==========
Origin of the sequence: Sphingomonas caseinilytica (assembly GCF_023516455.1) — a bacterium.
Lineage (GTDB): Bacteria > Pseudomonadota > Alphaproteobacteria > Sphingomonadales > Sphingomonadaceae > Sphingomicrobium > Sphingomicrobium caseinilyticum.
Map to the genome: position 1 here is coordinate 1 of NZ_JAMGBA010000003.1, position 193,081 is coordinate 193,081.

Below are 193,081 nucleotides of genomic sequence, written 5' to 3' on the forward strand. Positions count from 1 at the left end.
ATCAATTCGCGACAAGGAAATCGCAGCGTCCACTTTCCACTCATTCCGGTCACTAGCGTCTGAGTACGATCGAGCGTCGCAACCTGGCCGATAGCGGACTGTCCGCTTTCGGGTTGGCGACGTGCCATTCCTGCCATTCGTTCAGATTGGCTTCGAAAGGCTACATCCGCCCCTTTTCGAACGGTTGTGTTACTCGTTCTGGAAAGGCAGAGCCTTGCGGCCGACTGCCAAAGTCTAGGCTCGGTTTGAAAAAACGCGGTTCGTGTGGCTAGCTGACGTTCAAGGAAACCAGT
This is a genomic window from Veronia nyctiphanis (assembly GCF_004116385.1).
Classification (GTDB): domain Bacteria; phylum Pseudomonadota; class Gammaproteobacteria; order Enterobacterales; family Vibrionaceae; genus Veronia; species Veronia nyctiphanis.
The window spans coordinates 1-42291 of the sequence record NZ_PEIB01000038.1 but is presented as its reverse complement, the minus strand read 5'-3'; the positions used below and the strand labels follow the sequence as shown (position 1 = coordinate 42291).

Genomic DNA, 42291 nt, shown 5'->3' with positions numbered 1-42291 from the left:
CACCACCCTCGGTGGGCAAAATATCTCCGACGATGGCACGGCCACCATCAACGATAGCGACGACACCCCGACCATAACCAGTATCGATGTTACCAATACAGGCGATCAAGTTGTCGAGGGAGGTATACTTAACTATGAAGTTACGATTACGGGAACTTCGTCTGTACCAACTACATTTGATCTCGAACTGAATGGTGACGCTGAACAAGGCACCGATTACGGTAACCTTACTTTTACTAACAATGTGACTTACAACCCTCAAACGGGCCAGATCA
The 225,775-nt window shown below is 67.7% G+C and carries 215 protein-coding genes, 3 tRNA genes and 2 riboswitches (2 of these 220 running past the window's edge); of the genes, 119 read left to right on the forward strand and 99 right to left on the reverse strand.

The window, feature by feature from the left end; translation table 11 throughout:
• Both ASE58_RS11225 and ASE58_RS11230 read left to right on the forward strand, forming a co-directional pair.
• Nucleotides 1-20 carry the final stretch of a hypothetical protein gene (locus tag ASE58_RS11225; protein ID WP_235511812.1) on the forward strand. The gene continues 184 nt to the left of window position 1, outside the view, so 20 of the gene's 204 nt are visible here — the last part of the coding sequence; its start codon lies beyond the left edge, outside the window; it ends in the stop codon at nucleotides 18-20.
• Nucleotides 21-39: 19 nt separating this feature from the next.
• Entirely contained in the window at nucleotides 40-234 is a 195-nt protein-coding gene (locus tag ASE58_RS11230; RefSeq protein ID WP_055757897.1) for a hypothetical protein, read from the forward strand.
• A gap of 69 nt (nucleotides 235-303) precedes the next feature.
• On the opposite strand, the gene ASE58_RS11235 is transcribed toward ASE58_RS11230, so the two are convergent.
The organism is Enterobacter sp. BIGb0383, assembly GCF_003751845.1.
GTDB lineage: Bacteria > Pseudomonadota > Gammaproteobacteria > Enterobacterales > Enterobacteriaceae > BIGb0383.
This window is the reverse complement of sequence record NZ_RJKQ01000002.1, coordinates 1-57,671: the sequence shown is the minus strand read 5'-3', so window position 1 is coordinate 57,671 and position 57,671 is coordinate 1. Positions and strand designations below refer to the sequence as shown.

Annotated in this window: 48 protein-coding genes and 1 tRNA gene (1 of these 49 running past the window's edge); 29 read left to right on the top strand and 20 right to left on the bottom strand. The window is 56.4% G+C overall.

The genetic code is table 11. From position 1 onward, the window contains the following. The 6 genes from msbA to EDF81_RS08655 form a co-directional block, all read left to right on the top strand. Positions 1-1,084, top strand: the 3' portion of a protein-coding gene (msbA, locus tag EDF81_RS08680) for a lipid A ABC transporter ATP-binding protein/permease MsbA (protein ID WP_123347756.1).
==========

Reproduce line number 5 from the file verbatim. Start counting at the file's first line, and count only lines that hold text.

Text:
ATCAATTCGCGACAAGGAAATCGCAGCGTCCACTTTCCACTCATTCCGGTCACTAGCGTCTGAGTACGATCGAGCGTCGCAACCTGGCCGATAGCGGACTGTCCGCTTTCGGGTTGGCGACGTGCCATTCCTGCCATTCGTTCAGATTGGCTTCGAAAGGCTACATCCGCCCCTTTTCGAACGGTTGTGTTACTCGTTCTGGAAAGGCAGAGCCTTGCGGCCGACTGCCAAAGTCTAGGCTCGGTTTGAAAAAACGCGGTTCGTGTGGCTAGCTGACGTTCAAGGAAACCAGT